Scharfstein, David S. and Stein, Jeremy C.  “Herd Behavior and Investment.”  American Economic Review 80 (June 1990): 465-479.

4. Incentives

Carola Frydman and Dirk Jenter, “CEO Compensation,” NBER Working Paper 16585.

Conyon, Martin J. “Executive Compensation and Incentives.” Academy of Management Perspectivse, 2006.

Kaplan, Steven N. “Executive Compensation and Corporate Governance in the U.S.: Perceptions, Facts and Challenges.” Working paper, July 2012.

Robert J. Gordon and Ian Dew-Becker, “Unresolved Issues in the Rise of American Inequality,”

 Acemoglu, Daron and Autor, David, “Skills, Tasks, and Technologies: Implications for Employment and Earnings,”

Stein, Jeremy C. “Efficient Capital Markets, Inefficient Firms: A Model of Myopic Corporate Behavior.” Quarterly Journal of Economics 104 (November 1989): 655-670.

Ben-David, Itzhak, and John R. Graham and Campbell R. Harvey, “Managerial Miscalibration,” NBER working paper 16215, July 2010.

Glenn Ellison, “Bounded rationality in Industrial Organization,”

5. Sectors: finance, health care, others

Gorton, Gary B. “Slapped in the Face by the Invisible Hand: Banking and the Panic of 2007,”, published on-line in 2009.

Erel, Isil, Nadault, Taylor D., and Stulz, Rene M., “Why Did U.S. Banks Invest in Highly-Rated Securitization Tranches?” NBER Working Paper 17269, August 2011.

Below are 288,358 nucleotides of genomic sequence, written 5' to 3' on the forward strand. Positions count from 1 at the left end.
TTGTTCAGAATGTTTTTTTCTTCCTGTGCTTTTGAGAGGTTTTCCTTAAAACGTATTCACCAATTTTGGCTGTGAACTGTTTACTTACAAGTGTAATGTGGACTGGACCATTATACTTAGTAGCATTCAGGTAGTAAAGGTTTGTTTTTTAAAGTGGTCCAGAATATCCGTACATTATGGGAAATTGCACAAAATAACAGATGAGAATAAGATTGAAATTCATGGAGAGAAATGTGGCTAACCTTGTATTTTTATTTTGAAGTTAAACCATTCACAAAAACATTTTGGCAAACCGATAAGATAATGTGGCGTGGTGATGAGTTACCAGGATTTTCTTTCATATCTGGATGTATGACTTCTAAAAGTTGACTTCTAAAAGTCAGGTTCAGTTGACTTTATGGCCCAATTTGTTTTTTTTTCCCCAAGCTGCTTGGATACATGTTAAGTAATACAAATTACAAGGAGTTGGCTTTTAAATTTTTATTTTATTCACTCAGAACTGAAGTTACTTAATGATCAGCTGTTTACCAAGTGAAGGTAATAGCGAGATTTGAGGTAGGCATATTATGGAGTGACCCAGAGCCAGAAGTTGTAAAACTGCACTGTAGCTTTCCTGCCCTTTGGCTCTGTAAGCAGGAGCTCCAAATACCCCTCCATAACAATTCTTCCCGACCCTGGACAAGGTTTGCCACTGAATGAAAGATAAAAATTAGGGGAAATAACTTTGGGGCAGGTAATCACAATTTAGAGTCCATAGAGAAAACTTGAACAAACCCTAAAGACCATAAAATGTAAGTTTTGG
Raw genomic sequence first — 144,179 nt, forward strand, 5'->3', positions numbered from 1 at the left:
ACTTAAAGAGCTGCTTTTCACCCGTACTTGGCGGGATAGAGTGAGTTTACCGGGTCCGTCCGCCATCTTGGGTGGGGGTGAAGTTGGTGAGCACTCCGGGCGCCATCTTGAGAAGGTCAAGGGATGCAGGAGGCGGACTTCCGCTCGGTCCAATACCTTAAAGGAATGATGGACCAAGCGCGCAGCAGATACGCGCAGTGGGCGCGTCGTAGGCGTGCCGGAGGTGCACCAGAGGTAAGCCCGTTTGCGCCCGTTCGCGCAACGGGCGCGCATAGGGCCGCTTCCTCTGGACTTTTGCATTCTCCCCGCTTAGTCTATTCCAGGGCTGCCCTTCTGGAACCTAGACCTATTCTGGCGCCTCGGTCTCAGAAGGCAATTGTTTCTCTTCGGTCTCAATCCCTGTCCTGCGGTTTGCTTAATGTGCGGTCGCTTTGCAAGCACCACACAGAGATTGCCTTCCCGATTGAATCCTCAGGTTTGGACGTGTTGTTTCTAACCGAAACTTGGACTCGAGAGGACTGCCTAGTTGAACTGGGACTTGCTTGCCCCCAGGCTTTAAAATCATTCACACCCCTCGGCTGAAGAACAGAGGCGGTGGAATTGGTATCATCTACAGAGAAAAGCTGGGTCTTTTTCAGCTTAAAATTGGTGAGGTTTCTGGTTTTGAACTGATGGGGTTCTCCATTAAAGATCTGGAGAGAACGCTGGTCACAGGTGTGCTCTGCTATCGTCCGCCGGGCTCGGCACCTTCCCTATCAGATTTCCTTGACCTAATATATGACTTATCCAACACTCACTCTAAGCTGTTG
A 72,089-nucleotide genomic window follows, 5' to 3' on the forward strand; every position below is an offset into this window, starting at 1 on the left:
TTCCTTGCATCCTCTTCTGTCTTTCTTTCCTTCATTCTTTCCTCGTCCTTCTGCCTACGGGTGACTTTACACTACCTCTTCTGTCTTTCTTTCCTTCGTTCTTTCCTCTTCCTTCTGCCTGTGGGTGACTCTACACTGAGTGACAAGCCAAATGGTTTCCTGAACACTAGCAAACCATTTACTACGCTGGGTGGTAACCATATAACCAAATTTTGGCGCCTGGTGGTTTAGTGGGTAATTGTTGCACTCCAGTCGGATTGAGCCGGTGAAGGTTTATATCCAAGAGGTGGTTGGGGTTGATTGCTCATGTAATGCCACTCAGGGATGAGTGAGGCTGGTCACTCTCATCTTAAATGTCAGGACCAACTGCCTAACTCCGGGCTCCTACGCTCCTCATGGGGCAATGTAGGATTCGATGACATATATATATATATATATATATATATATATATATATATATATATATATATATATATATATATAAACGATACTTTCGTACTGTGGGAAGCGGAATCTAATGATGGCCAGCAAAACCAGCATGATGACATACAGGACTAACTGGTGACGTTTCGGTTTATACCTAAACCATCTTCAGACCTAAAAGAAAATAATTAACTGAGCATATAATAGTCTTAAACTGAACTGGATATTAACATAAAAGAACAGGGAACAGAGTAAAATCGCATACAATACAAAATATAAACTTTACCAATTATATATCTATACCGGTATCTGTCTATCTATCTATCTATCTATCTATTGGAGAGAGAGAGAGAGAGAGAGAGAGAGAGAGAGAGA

Gompers, Paul and Lerner, Josh.  “The Venture Capital Revolution.” Journal of Economic Perspectives (Spring 2001): 145-168.

Paul Graham, essays,, and on Google itself,

Strictly optional but recommended for the serious: Ponder reading some books on competitive strategy, for MBA students.  Here is one list of recommendations:

Kotchen, Matthew J. and Moon, Jon Jungbien, “Corporate Social Responsibility for Irresponsibility,” NBER working paper 17254, July 2011.

Healy, Kieran. “The Persistence of the Old Regime.” Crooked Timber blog, August 6, 2014.

From the comments, on the economics of food stamps

In response to my earlier food stamps post, here is Brian Donahue:


Economic conditions have been improving, grudingly, for three years now. But between October 2010 and October 2013, the cost of the program has risen 25%. I understand the concept of ‘countercyclical stabilizers’. This is something else. The idea of a 10% cut in this context…ok.

Food stamps aren’t being singled out here. Just because entitlement reform is paralyzingly hard, it doesn’t mean we don’t keep moving on the other stuff. Summing up 2013: fiscal cliff tax increases on rich, medicare investment tax on the rich, ending payroll tax holiday, sequester (half defense.) Republicans are playing ball – at some point along the way, food stamps get a look. If a 10% cut here is a sacred cow, we’re not close to having the stomach for the real fights to come.

And here is PLW: